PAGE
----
The North East Development Commission, set to commence operations soon, after the Senate passed its establishment bill on Thursday, will not succeed if it evolves a “culture of settlement,” a lawmaker has said.
Abdulazeez Nyako warned that the commission must not be handled the way the Niger Delta Development Commission, NDDC, was; after it was set up to resolve the challenges and agitations in the oil producing region.
“It’s a question that keeps coming,” Mr. Nyako, who represents Adamawa, said when PREMIUM TIMES asked him if the new commission would not go the way of the NDDC which is largely seen as corrupt and inefficient.
“We were asked then by development partners and it was a question that kept on coming during the public hearing.”
He said the North East had learnt from the NDDC.
“From the beginning, we must ensure we come up with the right culture, not culture of what Nigerians call “settlement”.
“If we create a culture where if senior stakeholders agitate, we call them and give them something to keep quiet; if youth agitate, we call them and give them something to keep quiet – without addressing the core grassroots problems – we are not going anywhere.”
NDDC was created with the mandate of accelerating infrastructural and socio-economic development of the oil rich Niger Delta. But years on, and with huge budgetary vote annually, the project execution profile of NDDC is poor; the region remains volatile and the development crises that caused the agitations remain largely unchanged.
In 2013, NDDC got N315.8 billion in allocation; in 2014, it got N322.6 billion; in 2015, it got N300.1 billion; and N241 billion from initial N260 billion proposed in 2016.
Yet, it has “over 7000” uncompleted projects, acting managing director, Ibim Seminitari, told the National Assembly in June.
For the North East, the development commission is canvassed to rebuild and rehabilitate the region devastated by Boko Haram insurgency that has displaced millions of citizens.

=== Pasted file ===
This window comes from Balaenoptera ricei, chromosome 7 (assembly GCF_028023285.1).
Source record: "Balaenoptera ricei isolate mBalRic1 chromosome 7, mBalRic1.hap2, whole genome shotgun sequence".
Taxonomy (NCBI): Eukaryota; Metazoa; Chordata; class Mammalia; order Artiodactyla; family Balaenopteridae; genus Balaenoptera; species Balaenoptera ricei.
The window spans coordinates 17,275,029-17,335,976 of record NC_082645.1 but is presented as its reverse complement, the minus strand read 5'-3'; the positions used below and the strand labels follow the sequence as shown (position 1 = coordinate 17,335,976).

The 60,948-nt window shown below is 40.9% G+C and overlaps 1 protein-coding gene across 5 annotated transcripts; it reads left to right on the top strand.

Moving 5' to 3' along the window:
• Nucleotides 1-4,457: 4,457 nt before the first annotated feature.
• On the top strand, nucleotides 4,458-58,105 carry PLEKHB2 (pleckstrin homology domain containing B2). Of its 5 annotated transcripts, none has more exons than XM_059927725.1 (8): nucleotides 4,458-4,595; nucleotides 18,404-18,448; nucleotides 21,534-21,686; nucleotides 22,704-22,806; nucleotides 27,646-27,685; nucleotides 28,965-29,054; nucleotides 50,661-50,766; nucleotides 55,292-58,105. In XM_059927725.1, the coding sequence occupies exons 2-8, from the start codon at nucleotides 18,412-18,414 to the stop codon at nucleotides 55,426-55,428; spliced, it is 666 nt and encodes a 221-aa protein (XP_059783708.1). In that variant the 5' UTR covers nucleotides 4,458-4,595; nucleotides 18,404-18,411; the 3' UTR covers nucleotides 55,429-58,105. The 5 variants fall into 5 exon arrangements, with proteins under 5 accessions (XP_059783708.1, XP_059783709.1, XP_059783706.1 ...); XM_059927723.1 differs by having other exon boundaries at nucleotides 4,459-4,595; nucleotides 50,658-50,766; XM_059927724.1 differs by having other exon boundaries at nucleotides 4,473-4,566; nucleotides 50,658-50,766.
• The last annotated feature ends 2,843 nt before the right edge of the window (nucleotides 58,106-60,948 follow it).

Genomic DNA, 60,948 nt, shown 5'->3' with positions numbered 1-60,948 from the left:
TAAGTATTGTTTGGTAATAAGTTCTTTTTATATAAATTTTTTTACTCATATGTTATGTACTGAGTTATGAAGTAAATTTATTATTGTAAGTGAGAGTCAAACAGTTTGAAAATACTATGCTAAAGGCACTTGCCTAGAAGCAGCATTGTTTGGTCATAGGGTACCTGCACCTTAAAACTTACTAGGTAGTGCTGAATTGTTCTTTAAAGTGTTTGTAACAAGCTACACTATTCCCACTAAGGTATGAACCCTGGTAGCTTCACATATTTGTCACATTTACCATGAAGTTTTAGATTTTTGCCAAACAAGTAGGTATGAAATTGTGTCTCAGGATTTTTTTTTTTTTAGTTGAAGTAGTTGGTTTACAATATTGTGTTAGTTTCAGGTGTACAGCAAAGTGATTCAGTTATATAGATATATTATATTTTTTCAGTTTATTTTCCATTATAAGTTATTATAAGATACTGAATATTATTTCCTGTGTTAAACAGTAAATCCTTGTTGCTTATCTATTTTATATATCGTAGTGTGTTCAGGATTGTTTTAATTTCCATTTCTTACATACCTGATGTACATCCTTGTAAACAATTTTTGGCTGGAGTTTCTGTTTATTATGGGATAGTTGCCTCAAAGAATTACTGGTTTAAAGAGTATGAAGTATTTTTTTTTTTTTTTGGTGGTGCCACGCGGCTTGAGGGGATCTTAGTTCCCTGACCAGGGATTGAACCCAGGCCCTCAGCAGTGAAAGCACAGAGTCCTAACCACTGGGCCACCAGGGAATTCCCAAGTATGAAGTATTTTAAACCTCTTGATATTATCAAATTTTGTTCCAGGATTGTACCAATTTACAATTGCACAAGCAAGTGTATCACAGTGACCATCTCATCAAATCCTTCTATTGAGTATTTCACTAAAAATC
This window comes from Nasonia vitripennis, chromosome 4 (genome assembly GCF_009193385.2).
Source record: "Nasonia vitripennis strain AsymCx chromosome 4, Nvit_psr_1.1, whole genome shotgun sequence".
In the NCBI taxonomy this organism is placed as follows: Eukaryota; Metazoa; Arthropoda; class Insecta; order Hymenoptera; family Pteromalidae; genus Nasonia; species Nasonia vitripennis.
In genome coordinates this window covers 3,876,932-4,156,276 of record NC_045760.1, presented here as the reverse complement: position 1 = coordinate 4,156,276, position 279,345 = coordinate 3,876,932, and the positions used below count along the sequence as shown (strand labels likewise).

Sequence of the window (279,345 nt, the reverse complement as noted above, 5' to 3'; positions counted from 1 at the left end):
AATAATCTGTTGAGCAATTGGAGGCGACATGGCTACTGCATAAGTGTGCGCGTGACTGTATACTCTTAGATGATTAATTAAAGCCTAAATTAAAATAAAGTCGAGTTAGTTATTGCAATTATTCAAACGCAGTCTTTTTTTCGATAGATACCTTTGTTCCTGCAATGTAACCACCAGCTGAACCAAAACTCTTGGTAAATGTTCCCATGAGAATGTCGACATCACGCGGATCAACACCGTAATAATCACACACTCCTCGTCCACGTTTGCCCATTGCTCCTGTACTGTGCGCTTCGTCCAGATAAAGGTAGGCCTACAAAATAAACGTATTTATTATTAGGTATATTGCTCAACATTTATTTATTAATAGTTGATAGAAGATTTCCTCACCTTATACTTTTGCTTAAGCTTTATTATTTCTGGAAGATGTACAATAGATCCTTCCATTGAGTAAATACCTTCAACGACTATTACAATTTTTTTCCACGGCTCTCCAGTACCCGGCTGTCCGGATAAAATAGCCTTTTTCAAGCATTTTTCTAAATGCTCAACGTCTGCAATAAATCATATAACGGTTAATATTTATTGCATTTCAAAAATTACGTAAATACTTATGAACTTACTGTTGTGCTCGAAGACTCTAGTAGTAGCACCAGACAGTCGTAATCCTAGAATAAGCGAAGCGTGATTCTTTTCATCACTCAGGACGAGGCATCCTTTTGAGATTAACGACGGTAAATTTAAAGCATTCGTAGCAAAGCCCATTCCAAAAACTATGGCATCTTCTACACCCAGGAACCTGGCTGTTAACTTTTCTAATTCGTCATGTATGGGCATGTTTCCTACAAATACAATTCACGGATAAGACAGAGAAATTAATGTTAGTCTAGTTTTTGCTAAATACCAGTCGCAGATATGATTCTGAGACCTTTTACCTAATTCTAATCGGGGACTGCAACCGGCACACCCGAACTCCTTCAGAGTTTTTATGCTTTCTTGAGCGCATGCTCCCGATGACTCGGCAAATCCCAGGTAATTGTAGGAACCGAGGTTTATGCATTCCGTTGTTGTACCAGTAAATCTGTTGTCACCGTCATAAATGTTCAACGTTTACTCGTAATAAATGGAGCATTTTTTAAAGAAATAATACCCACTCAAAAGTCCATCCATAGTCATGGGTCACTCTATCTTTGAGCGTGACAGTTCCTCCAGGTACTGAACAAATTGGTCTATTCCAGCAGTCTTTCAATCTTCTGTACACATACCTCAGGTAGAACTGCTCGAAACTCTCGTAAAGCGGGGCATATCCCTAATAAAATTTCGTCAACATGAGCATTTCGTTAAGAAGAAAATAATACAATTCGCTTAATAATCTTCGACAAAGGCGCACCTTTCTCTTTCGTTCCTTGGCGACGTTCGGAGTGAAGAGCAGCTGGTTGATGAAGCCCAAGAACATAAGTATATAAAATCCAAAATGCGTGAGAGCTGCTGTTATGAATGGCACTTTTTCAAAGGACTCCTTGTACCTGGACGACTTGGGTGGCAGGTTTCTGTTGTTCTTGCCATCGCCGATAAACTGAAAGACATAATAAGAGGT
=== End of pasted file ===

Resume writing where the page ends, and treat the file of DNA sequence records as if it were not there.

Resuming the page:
“The success of this commission depends on six components: the Act establishing itself which must be sound; lean but effective board management and structure populated by people with the right attitude; programmes after comprehensive need assessment; budget; implementation; and oversight by the National Assembly,” the Adamawa lawmaker who strongly supported the new bill said.
“If any of these is not properly handled, God forbid it many not succeed.”
On funding, three per cent of the Federal Government’s share of the Value Added Tax, royalties from mining operations, and appropriations by the National Assembly will serve as sources for the commission, Mr. Nyako explained.
He, however, said the VAT clause would only be for ten years of the existence of the commission.
He added that there is a clause in the bill that says Federal Government can wind up the commission after ten years once the problems are addressed.
“If we don’t see impact of the commission after 10 years, what are we doing with it? We must do things differently.”
Giving details of the structure proposed for the commission, Mr. Nyako said there would be board members from the six north-east states, and representatives from the other five zones. The representatives of the Ministry of Finance and the Ministry of Budget and National Planning will also be on the board.
He added that the commission would have three departments, including one on civil-military relations.
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